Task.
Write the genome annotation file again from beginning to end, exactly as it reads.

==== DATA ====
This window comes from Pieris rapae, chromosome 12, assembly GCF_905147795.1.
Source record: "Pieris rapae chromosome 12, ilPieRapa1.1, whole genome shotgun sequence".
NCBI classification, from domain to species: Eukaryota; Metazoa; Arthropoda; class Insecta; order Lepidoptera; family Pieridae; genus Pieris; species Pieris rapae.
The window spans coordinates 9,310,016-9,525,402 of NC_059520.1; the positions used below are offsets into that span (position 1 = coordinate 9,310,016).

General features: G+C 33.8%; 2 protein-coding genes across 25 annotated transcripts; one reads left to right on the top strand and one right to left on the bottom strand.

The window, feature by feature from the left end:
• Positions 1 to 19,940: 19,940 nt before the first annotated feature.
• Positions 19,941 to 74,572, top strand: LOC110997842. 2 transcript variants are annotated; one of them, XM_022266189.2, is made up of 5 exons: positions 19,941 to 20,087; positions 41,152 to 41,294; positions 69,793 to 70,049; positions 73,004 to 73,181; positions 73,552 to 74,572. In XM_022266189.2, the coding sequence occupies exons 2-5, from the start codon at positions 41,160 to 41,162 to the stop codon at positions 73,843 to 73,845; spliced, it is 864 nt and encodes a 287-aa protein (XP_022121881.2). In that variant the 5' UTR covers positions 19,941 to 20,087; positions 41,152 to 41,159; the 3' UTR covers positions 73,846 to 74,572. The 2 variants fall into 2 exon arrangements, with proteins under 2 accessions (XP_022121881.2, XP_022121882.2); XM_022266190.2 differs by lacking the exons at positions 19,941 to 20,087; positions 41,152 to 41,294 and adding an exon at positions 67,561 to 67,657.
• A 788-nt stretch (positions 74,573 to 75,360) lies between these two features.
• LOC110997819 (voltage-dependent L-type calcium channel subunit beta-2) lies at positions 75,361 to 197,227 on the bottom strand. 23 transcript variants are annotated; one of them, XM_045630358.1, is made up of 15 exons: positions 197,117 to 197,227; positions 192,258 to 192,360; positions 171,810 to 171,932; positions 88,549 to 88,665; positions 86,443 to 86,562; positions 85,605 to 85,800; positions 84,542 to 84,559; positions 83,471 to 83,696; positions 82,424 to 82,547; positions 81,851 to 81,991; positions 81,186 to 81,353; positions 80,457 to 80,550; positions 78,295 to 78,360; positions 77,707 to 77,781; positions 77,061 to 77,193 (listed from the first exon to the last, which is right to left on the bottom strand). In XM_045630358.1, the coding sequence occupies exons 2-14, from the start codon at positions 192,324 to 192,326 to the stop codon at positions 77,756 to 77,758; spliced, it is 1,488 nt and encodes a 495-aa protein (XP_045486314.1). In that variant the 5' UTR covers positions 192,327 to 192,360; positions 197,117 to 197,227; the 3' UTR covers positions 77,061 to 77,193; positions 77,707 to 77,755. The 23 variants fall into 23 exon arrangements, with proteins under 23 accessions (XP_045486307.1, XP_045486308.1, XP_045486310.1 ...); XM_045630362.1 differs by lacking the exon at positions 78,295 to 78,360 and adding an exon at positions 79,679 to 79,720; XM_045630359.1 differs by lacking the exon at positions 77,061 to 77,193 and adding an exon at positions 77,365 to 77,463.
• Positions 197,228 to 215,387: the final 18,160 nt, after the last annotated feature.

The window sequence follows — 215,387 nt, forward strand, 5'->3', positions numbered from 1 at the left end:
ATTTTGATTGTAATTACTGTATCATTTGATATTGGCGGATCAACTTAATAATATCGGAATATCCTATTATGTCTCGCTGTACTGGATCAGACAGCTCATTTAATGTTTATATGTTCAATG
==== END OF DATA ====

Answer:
This window comes from Pieris rapae, chromosome 12, assembly GCF_905147795.1.
Source record: "Pieris rapae chromosome 12, ilPieRapa1.1, whole genome shotgun sequence".
NCBI classification, from domain to species: Eukaryota; Metazoa; Arthropoda; class Insecta; order Lepidoptera; family Pieridae; genus Pieris; species Pieris rapae.
The window spans coordinates 9,310,016-9,525,402 of NC_059520.1; the positions used below are offsets into that span (position 1 = coordinate 9,310,016).

General features: G+C 33.8%; 2 protein-coding genes across 25 annotated transcripts; one reads left to right on the top strand and one right to left on the bottom strand.

The window, feature by feature from the left end:
• Positions 1 to 19,940: 19,940 nt before the first annotated feature.
• Positions 19,941 to 74,572, top strand: LOC110997842. 2 transcript variants are annotated; one of them, XM_022266189.2, is made up of 5 exons: positions 19,941 to 20,087; positions 41,152 to 41,294; positions 69,793 to 70,049; positions 73,004 to 73,181; positions 73,552 to 74,572. In XM_022266189.2, the coding sequence occupies exons 2-5, from the start codon at positions 41,160 to 41,162 to the stop codon at positions 73,843 to 73,845; spliced, it is 864 nt and encodes a 287-aa protein (XP_022121881.2). In that variant the 5' UTR covers positions 19,941 to 20,087; positions 41,152 to 41,159; the 3' UTR covers positions 73,846 to 74,572. The 2 variants fall into 2 exon arrangements, with proteins under 2 accessions (XP_022121881.2, XP_022121882.2); XM_022266190.2 differs by lacking the exons at positions 19,941 to 20,087; positions 41,152 to 41,294 and adding an exon at positions 67,561 to 67,657.
• A 788-nt stretch (positions 74,573 to 75,360) lies between these two features.
• LOC110997819 (voltage-dependent L-type calcium channel subunit beta-2) lies at positions 75,361 to 197,227 on the bottom strand. 23 transcript variants are annotated; one of them, XM_045630358.1, is made up of 15 exons: positions 197,117 to 197,227; positions 192,258 to 192,360; positions 171,810 to 171,932; positions 88,549 to 88,665; positions 86,443 to 86,562; positions 85,605 to 85,800; positions 84,542 to 84,559; positions 83,471 to 83,696; positions 82,424 to 82,547; positions 81,851 to 81,991; positions 81,186 to 81,353; positions 80,457 to 80,550; positions 78,295 to 78,360; positions 77,707 to 77,781; positions 77,061 to 77,193 (listed from the first exon to the last, which is right to left on the bottom strand). In XM_045630358.1, the coding sequence occupies exons 2-14, from the start codon at positions 192,324 to 192,326 to the stop codon at positions 77,756 to 77,758; spliced, it is 1,488 nt and encodes a 495-aa protein (XP_045486314.1). In that variant the 5' UTR covers positions 192,327 to 192,360; positions 197,117 to 197,227; the 3' UTR covers positions 77,061 to 77,193; positions 77,707 to 77,755. The 23 variants fall into 23 exon arrangements, with proteins under 23 accessions (XP_045486307.1, XP_045486308.1, XP_045486310.1 ...); XM_045630362.1 differs by lacking the exon at positions 78,295 to 78,360 and adding an exon at positions 79,679 to 79,720; XM_045630359.1 differs by lacking the exon at positions 77,061 to 77,193 and adding an exon at positions 77,365 to 77,463.
• Positions 197,228 to 215,387: the final 18,160 nt, after the last annotated feature.

The window sequence follows — 215,387 nt, forward strand, 5'->3', positions numbered from 1 at the left end:
ATTTTGATTGTAATTACTGTATCATTTGATATTGGCGGATCAACTTAATAATATCGGAATATCCTATTATGTCTCGCTGTACTGGATCAGACAGCTCATTTAATGTTTATATGTTCAATG